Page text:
So for me, Rwanda presented a very intriguing dilemma: peace and order versus democracy and rights. If Rwandans were satisfied with their benevolent dictator, then should outsiders come in and insist on democracy? My practicum in Rwanda enabled me to see all of this firsthand (not from a textbook) and critically reflect on the idea of human rights in all of its complexities beyond the theoretical. Thanks to the trip to Rwanda, my understanding was situated in the real world.
A Global Internship Allows Me to Apply My Skills and Gain New Connections
Kroc School Master’s in Peace and Justice student Minh-Thu Mai, third from right, with a group of emerging leaders at a NELP seminar in Pokhara, Nepal.
The MAPJ program gave me another valuable opportunity to practice the theories and skills I learned in class: a summer internship in Kathmandu, Nepal, through the Kroc School’s Institute for Peace and Justice (Kroc IPJ) and their Nepali partner, the Leadership Academy.
I’m so glad I applied for the internship. It was an incredible experience, both challenging and immensely rewarding. While working at the Leadership Academy in Nepal, I assisted with their Nepali Emerging Leaders Program (NELP), which works to develop emerging leaders with the skills necessary to engage with political leaders and those who influence local community issues.
During my first year in the MAPJ program, I’d gained a lot of skills that I was excited to apply and refine, and my internship was the perfect opportunity to put them to the test in another real-world setting. For starters, my Program Design, Monitoring, and Evaluation class prepared me to support two grants: one for the Asia Foundation for NELP and another one for the Swiss Embassy in Nepal. I also helped develop the curriculum for an important seminar, and through that process got to collaborate with expert facilitators ranging from members of the National Information Commission and the Nepali Parliament to leaders from civil society.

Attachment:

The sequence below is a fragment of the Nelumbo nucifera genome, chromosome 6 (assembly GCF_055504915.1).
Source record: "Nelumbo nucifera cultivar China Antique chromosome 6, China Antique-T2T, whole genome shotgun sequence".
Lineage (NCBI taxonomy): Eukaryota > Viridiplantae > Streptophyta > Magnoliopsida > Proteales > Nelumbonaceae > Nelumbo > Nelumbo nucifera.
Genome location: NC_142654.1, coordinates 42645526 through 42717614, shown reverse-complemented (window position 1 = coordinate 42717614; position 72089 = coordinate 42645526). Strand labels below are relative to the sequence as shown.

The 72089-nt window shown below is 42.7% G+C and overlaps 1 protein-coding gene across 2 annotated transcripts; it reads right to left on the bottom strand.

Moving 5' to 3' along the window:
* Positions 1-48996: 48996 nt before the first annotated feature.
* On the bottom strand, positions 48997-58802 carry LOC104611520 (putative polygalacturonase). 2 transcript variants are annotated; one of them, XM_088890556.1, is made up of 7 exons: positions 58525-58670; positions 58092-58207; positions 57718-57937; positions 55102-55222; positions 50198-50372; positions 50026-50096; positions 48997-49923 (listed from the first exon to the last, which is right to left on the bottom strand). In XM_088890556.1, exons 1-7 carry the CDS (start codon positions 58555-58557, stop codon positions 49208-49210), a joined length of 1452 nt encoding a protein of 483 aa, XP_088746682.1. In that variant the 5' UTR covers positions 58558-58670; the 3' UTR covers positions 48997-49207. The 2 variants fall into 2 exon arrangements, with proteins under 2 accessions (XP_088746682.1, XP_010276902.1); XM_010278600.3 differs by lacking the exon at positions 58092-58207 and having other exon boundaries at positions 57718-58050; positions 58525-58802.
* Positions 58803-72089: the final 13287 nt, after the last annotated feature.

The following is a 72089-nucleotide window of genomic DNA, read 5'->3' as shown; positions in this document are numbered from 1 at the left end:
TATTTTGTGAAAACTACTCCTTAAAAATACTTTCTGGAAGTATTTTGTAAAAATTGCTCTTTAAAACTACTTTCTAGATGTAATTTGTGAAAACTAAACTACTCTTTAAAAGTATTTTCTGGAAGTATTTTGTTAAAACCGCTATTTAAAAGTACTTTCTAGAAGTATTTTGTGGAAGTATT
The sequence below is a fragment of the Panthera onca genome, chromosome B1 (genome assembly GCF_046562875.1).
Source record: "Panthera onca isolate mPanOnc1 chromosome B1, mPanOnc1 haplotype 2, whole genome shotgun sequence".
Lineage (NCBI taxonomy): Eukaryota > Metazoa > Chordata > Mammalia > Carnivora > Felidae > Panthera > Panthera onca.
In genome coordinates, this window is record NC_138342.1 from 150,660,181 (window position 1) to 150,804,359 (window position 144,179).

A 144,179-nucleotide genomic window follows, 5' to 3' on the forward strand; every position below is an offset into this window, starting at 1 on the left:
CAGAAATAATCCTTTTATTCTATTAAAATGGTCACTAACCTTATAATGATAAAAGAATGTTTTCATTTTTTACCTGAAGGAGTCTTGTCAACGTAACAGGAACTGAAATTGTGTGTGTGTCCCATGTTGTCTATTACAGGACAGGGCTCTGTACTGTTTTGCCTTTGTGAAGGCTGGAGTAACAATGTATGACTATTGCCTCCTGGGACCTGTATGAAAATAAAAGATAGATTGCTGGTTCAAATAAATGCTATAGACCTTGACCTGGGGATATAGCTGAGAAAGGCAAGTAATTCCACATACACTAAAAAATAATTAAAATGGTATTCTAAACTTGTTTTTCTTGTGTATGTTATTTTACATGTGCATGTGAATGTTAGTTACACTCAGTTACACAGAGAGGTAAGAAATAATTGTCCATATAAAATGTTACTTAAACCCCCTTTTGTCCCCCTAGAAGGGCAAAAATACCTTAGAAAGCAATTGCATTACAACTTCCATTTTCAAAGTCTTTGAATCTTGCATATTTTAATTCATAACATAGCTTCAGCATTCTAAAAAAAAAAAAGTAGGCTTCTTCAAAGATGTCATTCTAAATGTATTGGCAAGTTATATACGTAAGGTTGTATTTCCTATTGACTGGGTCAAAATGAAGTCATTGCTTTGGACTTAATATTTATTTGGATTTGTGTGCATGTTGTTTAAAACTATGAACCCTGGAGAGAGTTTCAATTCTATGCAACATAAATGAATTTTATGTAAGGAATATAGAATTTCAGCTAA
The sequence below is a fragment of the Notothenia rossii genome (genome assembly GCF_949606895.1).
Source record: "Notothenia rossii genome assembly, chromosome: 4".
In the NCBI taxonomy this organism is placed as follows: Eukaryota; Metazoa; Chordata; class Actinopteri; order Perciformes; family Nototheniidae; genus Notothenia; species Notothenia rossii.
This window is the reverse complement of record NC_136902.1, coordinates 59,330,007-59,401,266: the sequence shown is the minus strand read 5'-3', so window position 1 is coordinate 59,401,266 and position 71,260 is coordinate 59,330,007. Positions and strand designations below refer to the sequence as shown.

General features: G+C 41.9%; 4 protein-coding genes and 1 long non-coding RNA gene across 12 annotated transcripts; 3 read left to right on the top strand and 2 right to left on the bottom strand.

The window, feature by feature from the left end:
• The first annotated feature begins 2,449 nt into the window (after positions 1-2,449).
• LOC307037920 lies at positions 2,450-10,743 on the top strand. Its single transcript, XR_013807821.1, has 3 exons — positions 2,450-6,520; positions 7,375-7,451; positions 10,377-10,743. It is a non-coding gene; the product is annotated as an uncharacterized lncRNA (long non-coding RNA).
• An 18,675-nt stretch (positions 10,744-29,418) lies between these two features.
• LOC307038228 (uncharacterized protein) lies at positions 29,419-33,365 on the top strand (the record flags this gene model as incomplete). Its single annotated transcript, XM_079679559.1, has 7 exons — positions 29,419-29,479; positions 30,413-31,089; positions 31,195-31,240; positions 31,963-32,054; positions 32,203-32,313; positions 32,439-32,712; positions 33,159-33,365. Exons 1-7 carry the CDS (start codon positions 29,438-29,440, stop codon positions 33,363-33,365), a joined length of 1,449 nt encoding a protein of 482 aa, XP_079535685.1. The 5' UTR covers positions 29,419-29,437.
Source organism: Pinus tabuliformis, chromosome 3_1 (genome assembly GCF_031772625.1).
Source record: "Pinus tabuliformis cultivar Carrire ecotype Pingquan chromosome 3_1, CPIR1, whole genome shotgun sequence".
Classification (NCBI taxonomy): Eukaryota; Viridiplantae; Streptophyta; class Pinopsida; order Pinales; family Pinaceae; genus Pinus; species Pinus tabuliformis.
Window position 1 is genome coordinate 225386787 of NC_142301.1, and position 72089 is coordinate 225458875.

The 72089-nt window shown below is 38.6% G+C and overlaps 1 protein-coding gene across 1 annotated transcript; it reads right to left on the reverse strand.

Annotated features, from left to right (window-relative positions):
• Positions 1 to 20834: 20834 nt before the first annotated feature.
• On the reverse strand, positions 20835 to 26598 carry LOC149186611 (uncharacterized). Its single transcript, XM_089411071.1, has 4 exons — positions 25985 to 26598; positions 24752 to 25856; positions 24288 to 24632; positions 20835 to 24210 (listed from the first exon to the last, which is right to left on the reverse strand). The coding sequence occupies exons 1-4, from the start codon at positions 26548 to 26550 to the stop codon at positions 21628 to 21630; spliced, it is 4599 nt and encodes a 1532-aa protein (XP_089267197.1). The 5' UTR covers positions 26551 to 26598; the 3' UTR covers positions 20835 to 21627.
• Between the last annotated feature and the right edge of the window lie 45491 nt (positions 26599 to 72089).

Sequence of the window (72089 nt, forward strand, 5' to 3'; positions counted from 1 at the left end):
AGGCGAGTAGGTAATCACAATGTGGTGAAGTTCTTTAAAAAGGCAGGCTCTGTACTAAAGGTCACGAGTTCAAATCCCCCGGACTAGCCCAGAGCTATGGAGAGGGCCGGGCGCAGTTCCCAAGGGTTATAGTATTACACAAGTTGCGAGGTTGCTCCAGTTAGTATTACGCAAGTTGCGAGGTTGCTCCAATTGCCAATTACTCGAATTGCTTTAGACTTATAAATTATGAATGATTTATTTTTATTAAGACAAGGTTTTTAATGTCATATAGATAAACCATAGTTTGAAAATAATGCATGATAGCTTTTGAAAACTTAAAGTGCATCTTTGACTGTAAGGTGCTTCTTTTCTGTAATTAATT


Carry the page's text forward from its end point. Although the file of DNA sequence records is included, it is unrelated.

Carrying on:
A highlight of my internship was working with a few of the emerging leaders on their projects geared towards uniting and supporting the different regions of Nepal. For example, one project responded to the devastating floods affecting large parts of Nepal by collecting donations of clothes, food, and medicine for people displaced and injured from these floods. Another project raised awareness of LGBTQI issues like the discrimination and violence people from this community still experienced in Nepal. With my help, these leaders were able to move their projects forward, thereby shaping more peaceful and just communities in Nepal.
My Advice: Join a Master’s Program That Merges Theory and Practice
MAPJ Student Minh-Thu Mai and an emerging leader, Bibek Magar, at an event he put together to raise awareness for LGBTQI issues in Nepal.
It’s not an accident that I’ve been able to put many of the skills and concepts I’ve learned in my MAPJ classes into practice through real-world opportunities — the MAPJ program is designed that way. What’s been particularly exciting are the opportunities in which I’ve been able to use my skills in conflict analysis, program design, advocacy, and more, into action in a real-world international context.
As I think about my next career move, whether I return to teaching or go a different professional direction, I feel better prepared to enact meaningful change because I’ve already been able to use the skills I’ve gained and see their value for others.
At the Kroc School, we are educating for peace and social innovation. Ready to join us? Learn more about the Kroc School and its graduate programs.